Portraits used to be a mark of class. You could only get an artist to paint your likeness if you had enough money or social stature.

These days, though, it’s no problem. You just grab your phone and snap a “selfie”.

03-25-13 Megan Selfie

But, the “selfie” has a lot of haters. People point to them as examples of our runaway narcissism.

And yet, the self-portrait is a pillar of fine art. So, what’s the difference between a self-indulgent “selfie” and a self-portrait worthy of generations?

I turned to Gary Faigin with that question. He’s an artist, an art critic and co-founder of Seattle’s Gage Academy of Art.

He pointed me in the direction of this self-portrait from Rembrandt, created just four years before his death, around 1665.

Rembrandt Self Portrait


Gary notes that in this portrait Rembrandt paints himself as “artist in the studio”. He wears simple clothes, carries his palette and brushes, and sits in front of a wall with two simple circles painted on it.

When Rembrandt painted this he was out of fashion, bankrupt, and watching his students rise above him in wealth and social stature; students like the fellow below, Ferdinand Bol.



Bol learned his craft from Rembrandt, even teaching the style to students of his own. When he painted this, Bol was more financially successful and socially well-regarded than Rembrandt, and he painted himself like that. Sumptuous fabrics, a pricey statue and a Roman column were the trappings that Bol chose for his self-portrait, portraying himself as “successful man”.

Gary says that Portraiture was big business during the Dutch Golden Age. In an era before advertising and social media, portraits were branding. The wealthy class commissioned portraits to show the world how successful they were.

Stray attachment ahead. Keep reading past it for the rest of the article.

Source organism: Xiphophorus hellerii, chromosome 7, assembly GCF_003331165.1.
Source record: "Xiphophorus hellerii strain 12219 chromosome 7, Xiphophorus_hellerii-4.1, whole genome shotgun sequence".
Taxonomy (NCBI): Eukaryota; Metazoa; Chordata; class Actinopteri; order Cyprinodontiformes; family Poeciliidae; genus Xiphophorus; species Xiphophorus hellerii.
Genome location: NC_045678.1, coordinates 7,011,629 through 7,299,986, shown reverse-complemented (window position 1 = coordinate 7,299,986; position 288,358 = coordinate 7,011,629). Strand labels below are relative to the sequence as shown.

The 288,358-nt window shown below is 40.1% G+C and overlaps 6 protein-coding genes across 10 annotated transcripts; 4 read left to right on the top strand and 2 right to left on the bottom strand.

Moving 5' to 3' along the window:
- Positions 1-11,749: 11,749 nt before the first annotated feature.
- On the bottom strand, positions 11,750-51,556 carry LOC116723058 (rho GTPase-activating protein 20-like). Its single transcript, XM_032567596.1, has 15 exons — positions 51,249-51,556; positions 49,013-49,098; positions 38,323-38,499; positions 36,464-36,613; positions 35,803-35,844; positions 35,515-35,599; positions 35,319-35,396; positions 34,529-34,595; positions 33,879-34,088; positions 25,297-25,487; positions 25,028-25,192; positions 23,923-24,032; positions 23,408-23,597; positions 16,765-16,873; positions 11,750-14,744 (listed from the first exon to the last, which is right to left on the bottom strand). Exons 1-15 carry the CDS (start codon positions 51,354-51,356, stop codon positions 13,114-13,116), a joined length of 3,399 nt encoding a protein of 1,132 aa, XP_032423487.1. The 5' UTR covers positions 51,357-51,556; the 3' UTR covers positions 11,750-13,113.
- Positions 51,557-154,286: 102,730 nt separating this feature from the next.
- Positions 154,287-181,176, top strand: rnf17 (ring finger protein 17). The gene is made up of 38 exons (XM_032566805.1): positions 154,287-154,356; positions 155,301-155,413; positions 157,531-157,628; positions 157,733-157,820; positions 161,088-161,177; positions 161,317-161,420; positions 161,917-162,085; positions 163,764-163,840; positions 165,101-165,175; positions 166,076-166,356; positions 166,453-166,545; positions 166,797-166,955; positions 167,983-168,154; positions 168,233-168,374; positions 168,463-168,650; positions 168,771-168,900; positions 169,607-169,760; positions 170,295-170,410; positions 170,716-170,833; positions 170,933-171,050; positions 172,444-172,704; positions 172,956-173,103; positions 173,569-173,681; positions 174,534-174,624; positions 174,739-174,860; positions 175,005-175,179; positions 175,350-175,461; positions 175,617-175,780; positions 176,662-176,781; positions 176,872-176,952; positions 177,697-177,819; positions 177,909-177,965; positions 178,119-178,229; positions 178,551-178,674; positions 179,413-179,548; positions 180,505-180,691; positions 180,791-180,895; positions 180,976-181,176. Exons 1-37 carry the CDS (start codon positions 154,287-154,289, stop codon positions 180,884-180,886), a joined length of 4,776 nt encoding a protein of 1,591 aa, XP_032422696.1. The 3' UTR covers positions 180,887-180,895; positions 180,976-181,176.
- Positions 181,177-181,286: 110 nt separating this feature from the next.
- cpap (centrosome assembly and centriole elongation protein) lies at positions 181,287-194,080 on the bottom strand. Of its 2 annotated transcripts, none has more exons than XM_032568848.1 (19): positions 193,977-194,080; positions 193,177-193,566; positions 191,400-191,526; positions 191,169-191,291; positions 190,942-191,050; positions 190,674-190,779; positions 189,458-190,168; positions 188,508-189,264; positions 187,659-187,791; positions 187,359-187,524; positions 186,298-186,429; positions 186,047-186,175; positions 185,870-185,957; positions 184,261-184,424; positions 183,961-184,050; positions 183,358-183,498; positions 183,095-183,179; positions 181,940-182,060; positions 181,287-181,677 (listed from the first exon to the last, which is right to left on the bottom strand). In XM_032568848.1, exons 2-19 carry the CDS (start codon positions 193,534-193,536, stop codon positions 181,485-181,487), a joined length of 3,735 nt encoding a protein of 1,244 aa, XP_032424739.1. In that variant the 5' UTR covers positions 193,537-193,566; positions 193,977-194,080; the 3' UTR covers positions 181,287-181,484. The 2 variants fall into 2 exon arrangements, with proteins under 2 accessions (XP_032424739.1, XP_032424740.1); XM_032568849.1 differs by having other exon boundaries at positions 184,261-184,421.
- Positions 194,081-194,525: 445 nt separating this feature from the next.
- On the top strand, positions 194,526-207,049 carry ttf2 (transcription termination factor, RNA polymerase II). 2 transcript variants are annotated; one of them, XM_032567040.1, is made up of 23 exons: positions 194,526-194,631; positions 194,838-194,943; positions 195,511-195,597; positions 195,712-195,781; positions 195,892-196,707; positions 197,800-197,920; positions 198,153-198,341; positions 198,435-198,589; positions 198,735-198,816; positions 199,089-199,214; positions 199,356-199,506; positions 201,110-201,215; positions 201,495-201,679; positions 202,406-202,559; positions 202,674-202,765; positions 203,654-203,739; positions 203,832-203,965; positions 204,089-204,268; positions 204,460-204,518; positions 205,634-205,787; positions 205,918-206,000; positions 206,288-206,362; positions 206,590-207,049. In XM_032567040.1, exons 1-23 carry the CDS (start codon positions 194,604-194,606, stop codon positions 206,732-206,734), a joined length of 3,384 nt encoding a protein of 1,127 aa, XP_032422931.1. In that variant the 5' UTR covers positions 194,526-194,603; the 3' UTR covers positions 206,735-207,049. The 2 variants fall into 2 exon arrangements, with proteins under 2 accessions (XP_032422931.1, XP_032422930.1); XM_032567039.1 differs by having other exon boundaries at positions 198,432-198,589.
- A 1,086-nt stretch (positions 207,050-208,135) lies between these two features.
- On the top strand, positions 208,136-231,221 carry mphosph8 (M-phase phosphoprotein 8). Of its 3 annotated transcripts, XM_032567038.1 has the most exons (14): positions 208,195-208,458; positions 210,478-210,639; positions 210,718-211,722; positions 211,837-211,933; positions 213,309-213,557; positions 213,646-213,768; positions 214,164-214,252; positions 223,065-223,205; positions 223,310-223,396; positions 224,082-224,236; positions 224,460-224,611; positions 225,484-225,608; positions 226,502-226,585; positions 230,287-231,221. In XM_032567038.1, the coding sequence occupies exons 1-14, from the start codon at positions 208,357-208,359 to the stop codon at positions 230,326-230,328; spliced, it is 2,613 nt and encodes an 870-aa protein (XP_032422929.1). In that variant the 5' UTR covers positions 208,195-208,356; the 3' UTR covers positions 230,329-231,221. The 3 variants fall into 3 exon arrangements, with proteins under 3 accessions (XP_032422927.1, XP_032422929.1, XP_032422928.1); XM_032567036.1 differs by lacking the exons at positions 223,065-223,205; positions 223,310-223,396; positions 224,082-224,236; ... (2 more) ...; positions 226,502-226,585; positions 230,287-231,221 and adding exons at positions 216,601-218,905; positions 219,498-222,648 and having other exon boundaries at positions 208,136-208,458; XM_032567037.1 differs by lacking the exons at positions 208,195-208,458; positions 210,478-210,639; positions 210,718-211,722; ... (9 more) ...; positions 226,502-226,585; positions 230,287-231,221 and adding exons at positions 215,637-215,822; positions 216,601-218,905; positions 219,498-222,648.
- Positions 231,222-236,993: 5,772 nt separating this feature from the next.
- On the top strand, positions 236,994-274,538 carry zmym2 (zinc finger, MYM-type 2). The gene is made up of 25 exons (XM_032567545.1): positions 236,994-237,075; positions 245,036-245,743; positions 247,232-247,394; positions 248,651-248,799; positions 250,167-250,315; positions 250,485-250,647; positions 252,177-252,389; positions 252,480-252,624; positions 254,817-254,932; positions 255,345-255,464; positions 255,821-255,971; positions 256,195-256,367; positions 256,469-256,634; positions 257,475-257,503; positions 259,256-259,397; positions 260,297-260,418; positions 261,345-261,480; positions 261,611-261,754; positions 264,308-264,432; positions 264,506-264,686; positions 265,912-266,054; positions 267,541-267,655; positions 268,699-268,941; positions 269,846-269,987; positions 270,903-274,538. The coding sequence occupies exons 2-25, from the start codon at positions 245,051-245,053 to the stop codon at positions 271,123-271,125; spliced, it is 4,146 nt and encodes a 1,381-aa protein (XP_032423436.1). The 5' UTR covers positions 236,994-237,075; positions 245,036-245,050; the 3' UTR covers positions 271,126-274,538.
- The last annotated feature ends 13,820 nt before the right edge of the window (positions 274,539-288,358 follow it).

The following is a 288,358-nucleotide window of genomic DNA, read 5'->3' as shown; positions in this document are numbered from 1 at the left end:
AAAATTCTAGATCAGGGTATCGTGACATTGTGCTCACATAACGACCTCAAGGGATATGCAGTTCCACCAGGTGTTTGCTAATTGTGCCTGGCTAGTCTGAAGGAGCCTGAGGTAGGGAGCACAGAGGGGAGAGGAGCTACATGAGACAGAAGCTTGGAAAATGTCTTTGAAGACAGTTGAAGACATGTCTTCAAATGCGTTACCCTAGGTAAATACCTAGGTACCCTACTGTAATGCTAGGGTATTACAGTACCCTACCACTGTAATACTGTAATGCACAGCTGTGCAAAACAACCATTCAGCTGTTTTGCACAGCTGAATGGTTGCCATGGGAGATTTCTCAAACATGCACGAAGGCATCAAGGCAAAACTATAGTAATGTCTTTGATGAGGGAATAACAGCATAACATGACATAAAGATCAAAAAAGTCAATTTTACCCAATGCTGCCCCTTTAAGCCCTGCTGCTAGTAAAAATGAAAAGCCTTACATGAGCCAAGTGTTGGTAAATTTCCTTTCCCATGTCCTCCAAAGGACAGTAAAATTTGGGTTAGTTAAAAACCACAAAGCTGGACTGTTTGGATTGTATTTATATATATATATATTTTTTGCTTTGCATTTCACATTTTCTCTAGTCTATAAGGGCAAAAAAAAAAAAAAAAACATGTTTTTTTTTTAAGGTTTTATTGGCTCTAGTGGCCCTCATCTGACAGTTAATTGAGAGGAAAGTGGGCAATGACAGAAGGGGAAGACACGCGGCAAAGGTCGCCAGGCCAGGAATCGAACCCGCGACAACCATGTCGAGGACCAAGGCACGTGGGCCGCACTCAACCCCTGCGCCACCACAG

Rembrandt’s contemporary, Frans Hals, painted this portrait of Dutch merchant Pieter van den Broecke. This guy comes across as friendly, and he was in fact a close pal of the artist. But, Gary did research and found that van den Broecke wrangled a nutmeg monopoly for the Dutch in the Banda Islands, killing and enslaving natives. The portrait captured the image van den Broecke wanted, not reality.

So, what message does Rembrandt’s portrait convey? Gary Faigin believes the secret message is in those simple circles.

Like many other art historians, Gary thinks the two circles are a reference to another great painter, Giotto. The Italian painter of the Middle Ages was said to have been able to draw a circle, perfectly, free-hand. By putting those two, simple circles so large behind his head, Gary says that Rembrandt thumbed his nose at the fleeting fashion of the Dutch art scene. Rather than portraying himself as rich or successful, Rembrandt painted himself, quite simply, as a Master. He connected his image to one of the greatest artists of all time, branding himself as bigger and more enduring than his era.

Now, very few of us intend to set our image as Great Masters of Art, but Gary Faigin says there is something we can learn from the way Rembrandt crafted his own “selfie”. It’s something Gary thinks about when he paints his own self-portraits.

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Portraits should do more than just show what you look like, whether you’re fat or thin or beautiful. In fact, portraiture as art has very little to do with what a person looks like. The test of a portrait is what someone will be able to connect with one hundred years from now. It should reveal something about the life of a particular person in a particular place at a particular time.

So, the next time you snap a “selfie” for your profile pic, ask yourself, what am I really saying with this picture?

Megan in the Studio



Rembrandt’s Self Portrait with Two Circles, and other portraits from The Kenwood House, London, are on display at the Seattle Art Museum through May 19, 2013.

Enjoy the “Art History Lovers” edit of my Interview with Gary Faigin, jam-packed with stories, here: